Bienvenidos a CienciaPR, una red de recursos para todos los interesados en las ciencias y en Puerto Rico.
• B.S., Biology, Magna Cum Laude. Inter American University of Puerto Rico. Majors: Biomedical Science, Microbiology and Medical Pre-Technology.
• Biotechnology Certified. 2006. University of Puerto Rico, Arecibo Campus.
• PhD., University of Puerto Rico, Río Piedras Campus, San Juan Puerto Rico. In progress.
• Laboratory Technician II, University of Puerto Rico, Rio Piedras, Biology Department.
• Biological Science Lab Technician, NASA, (National Aeronautic Space Administration) - Cape Canaveral, Advance Life Support.
• Research Assistant, North Carolina State University, El Tallonal Natural Reserve, Arecibo, Puerto Rico.
• Biological Science Lab Technician, USDA-ARS-NAA-ERRC-PSTRU, United States Department of Agriculture- Agricultural Research Service-North Atlantic Area- Eastern Regional Research Center-Plant Science & Technology Research Unit, Wyndmoor, Pennsylvania.
• Undergraduate Research Student, Inter American University of Puerto Rico, Arecibo, Puerto Rico; Center for Environmental Education, Conservation, and Research (CECIA).
• Research Assistant on NSF projects, Inter American University of Puerto Rico, Arecibo, Puerto Rico, Science and Technology Department.
• Biological Operator I, Protein Purification, Abbott Biotechnology Limited (ABL), Barceloneta, Puerto Rico.
• QC Microbial Environmental Control (MEC) Laboratory Technician II, Microbiology, Abbott Biotechnology Limited (ABL), Barceloneta, Puerto Rico.
• Online Editor and Publisher of Biology Courses, Inter American University of Puerto Rico, Arecibo, Puerto Rico, Science and Technology Department, Biology Electronic Classroom (D-4).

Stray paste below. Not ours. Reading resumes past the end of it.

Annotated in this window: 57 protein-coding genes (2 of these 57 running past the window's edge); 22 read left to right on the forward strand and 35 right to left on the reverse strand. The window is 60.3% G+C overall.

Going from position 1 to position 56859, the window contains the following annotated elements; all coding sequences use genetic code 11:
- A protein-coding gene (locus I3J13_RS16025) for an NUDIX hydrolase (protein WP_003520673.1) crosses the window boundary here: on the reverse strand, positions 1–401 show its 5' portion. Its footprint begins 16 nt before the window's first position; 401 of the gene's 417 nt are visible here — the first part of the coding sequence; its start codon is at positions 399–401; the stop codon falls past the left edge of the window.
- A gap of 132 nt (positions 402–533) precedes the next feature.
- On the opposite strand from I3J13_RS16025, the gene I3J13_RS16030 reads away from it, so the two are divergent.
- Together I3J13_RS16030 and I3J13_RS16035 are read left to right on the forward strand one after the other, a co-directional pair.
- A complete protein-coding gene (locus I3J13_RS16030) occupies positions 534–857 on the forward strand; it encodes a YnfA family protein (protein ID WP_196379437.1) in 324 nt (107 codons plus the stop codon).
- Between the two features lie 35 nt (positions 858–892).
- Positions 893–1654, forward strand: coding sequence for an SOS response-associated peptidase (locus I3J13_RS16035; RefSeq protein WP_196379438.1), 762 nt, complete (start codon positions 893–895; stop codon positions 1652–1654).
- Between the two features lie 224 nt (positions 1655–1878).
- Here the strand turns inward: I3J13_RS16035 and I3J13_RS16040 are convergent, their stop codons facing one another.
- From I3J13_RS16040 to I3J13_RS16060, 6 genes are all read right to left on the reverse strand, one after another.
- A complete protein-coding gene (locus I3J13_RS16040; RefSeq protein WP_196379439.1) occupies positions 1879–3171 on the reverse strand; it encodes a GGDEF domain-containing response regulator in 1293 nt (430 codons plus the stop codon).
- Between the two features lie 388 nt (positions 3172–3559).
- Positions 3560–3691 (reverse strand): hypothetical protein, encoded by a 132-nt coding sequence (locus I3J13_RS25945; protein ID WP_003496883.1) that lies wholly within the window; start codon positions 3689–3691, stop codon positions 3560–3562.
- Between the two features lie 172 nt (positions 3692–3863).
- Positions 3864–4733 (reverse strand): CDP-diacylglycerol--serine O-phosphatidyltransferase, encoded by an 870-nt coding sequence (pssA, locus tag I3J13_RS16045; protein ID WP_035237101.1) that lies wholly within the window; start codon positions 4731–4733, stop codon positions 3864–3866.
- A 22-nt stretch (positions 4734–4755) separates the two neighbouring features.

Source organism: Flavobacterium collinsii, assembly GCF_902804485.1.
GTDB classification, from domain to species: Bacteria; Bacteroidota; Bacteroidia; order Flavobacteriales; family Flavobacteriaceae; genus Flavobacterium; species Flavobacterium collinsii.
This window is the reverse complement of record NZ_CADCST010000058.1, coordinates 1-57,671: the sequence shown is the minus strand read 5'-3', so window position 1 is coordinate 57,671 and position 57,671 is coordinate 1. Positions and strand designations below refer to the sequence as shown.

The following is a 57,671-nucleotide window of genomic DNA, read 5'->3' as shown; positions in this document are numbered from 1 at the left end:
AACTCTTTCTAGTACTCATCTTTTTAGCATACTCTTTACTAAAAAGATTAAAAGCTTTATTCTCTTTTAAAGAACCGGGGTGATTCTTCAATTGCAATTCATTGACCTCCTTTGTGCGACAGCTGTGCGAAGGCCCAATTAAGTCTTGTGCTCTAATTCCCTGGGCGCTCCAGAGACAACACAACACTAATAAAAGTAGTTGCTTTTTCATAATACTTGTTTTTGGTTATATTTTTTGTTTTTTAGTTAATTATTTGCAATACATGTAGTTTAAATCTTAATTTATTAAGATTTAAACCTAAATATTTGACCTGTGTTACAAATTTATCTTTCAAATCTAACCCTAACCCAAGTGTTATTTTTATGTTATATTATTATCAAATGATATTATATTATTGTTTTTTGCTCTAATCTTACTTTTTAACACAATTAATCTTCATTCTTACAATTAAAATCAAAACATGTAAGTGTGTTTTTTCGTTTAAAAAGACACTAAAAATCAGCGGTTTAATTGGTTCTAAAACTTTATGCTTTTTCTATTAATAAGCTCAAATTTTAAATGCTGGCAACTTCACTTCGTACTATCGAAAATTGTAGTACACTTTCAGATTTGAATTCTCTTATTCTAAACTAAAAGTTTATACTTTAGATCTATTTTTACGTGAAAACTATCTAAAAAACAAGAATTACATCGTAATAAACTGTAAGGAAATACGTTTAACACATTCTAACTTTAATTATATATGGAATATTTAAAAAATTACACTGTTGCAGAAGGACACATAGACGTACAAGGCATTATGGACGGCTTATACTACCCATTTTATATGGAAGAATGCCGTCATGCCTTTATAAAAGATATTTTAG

• External Evaluator Assistant, University of Puerto Rico, Arecibo, Puerto Rico.
Other: 1. Fellowship from Alliance for Minority Participation (AMP). 2. RISE Fellowship
Proyect 1: Studies of congenital myasthenic syndrome (CMS) revealed mutations in acetylcholine receptor (AChR) subunit genes. These alterations either reduce expression or alter the receptor kinetic profile to decrease or increase the response to acetylcholine (ACh). Mutations that increase response to ACh and prolong activation are known to cause slow channel CMS (SCCMS). Those mutations that underlie SCCMS have been identified in different acetylcholine receptor (AChR) subunits, and in different domains of the subunits, provoking AChR channelopaties, at neuromuscular junction level. Furthermore, neuromuscular transmission is compromised because of cationic overloading after ACh binding. SCCMS is characterized by weakness and fatigability of the voluntary muscles as a result of this impaired neuromuscular transmission. Using wildtype models, several reports have demonstrated that alcohol interacts with nicotinic AChR (nAChR) (Murrell et al., 1991; Sterz et al., 1981), and produce alterations at neuromuscular junction in rats (Wali and Hayter, 1988), and frog preparations (Bradley et al., 1980). Moreover, in vitro studies demonstrated that chronic exposure to ethanol affects mRNA levels of nicotinic nAChR subunits expressed in M10 and SH-SY5Y cell lines in a receptor-dependent composition manner (Gorbounova et al., 1998). Also, recombinant human neuronal nicotinic receptors expressed in oocytes suggest that the ethanol effect depends on the receptor subunit composition (Cardoso et al., 1999). Although ethanol modulation of the nicotinic receptor at the neuromuscular junction is well documented, the very limited reports concerning the direct action of ethanol on CMS still unknown. Anecdotic evidence suggests that there is increased alcohol consumption in CMS patients. The presence of slow channels mutations related to CMS in these patients led us to question the possible effect of the mutations on the receptor in response to alcohol. Using transgenic mice models of SCCMS, electrophysiological, molecular and confocal microscopy approaches, we are investigating the role of alcohol in aV249F, a mutation that cause SCCMS. The long term goal of this project is to determine the effects of alcohol in a dissimilar panel of SCCMS, both in vivo and in vitro. The overall results from this study will provide a new insight in understanding the role of alcohol in CMS pathogenesis progression and the tools to develop prevention strategies.
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